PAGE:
OS grid reference
St Baglan’s is reached across a field which is part of an active farm. From time-to-time, there may be livestock in this field so please do proceed respectfully and cautiously.
A clump of gnarled oaks stretch their branches protectively around the church. On the doorstep, the sea breathes rhythmically, slow and deep.
St Baglan’s church stands in splendid isolation in a wonderfully romantic position overlooking Caernarfon Bay reverberating with echoes of the renowned Mabinogion tales.
The churchyard is well worth exploring – its form suggests pre-Christian origins and there is unpretentious vernacular charm in the boundary wall, the entrance gate with the churchwarden’s inscription and the range of slate headstones and chest tombs – not forgetting the “pirate grave”, popular in local folklore.
In its earliest walling, the church dates from the thirteenth century but it took four more centuries to acquire its present configuration.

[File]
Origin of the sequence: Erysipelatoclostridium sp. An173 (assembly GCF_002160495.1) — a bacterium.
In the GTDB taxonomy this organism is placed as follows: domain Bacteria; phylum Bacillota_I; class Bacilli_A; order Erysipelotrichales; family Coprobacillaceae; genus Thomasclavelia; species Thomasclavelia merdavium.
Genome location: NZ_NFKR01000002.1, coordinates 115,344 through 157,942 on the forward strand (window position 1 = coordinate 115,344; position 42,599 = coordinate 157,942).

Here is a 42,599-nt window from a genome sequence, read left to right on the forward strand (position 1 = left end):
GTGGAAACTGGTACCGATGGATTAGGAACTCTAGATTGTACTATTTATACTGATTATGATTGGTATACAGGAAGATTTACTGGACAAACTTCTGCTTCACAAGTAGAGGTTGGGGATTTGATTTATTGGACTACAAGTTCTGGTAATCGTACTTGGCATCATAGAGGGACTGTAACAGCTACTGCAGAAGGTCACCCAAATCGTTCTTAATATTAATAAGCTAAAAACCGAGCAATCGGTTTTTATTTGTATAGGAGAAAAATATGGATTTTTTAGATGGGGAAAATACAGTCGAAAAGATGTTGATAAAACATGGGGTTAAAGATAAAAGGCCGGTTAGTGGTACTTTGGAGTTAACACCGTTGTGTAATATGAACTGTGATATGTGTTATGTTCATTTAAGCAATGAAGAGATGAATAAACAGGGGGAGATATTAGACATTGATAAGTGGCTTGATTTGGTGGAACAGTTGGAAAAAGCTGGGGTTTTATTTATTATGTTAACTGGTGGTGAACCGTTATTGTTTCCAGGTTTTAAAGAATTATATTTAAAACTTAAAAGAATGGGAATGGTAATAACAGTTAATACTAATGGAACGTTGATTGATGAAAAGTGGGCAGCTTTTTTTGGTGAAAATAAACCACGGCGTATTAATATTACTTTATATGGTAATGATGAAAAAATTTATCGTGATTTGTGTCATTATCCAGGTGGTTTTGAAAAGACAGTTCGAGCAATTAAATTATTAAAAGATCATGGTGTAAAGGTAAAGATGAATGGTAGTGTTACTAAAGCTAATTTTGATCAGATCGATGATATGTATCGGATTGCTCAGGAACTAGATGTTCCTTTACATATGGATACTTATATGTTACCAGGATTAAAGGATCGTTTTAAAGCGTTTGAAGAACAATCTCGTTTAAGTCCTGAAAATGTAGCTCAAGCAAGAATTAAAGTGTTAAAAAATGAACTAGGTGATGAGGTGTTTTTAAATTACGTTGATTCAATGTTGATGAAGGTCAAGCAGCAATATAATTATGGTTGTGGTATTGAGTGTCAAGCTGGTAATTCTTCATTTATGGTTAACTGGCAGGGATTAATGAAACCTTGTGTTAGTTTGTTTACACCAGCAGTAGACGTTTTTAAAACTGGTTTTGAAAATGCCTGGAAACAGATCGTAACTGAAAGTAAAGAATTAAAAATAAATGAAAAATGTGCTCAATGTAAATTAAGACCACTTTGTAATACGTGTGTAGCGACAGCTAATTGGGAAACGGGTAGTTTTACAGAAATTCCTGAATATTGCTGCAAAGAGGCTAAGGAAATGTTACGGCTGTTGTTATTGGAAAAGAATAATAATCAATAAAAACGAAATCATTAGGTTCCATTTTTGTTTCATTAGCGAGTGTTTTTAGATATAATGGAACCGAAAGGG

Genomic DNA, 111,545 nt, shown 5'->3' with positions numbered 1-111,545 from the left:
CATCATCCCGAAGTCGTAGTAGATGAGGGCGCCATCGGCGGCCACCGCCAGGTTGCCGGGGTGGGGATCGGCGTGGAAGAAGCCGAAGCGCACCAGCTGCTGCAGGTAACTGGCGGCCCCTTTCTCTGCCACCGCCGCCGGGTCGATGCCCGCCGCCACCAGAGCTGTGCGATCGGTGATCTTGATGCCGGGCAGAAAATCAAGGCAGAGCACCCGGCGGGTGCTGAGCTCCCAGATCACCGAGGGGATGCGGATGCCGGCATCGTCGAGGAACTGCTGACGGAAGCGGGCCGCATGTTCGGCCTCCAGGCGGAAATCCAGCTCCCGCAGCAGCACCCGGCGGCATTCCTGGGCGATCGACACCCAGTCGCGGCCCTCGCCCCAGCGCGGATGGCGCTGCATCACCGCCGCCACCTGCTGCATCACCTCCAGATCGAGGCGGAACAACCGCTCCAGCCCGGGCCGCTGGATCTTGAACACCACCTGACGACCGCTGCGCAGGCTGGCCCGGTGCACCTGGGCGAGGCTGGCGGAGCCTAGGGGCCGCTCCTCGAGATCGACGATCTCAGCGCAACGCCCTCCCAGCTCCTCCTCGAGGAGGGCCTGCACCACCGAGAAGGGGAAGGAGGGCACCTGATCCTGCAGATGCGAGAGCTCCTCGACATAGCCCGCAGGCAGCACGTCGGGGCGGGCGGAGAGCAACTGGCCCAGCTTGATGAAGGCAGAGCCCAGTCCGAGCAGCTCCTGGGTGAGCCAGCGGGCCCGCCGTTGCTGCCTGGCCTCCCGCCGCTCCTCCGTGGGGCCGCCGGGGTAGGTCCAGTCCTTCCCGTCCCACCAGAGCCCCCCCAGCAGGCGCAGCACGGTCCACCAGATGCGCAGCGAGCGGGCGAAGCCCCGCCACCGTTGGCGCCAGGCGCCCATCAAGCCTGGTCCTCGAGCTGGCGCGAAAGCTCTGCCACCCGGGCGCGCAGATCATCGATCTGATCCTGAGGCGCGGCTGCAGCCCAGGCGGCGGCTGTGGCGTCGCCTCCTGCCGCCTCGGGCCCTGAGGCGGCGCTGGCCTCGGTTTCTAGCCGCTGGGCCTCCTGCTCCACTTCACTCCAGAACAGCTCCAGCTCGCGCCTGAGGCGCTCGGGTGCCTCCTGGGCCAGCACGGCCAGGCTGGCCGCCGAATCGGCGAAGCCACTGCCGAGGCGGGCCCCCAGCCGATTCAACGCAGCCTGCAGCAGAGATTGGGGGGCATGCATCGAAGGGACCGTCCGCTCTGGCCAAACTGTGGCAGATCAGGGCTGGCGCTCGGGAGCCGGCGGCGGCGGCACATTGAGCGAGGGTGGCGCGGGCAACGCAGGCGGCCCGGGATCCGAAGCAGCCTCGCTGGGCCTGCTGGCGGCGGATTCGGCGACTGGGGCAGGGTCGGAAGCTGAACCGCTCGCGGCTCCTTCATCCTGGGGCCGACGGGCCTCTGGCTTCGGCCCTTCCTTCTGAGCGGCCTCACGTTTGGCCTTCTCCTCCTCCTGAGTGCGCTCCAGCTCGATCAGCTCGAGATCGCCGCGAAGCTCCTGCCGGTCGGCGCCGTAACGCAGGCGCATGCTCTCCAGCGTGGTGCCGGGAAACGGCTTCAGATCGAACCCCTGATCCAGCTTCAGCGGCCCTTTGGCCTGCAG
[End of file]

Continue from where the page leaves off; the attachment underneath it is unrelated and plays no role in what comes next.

As you enter the church do look at the shelf and lintel of the eastern wall of the porch. Here you will find two cross-slabs dating from c. 14th-century. Both stones are carved with crosses, but the lower slab also carries the image of a ship.
On the inside, above the door, you’ll find an extremely early re-used carved stone of the fifth or sixth century that has been reused as a lintel. This is inscribed with “Fili Lovernii Anatemori” these are Latinised forms of the Brythonic names Lovernius and Anatemorus. In its correct upright position, it would read Anatemori Fili Lovernii.
The church interior is evocative of eighteenth-century social life in the mixture of modest open-back seating and the grander box-pews for the wealthier villagers, including one from Ynys Môn (Anglesey), who as you will see often added their own date and signature.
In 2022-23 a Maintenance and Minor Repairs grant from Cadw enabled us to refresh the church’s golden ochre limewash and undertake ironmongery repairs to hinges, pintles and handles on the south door.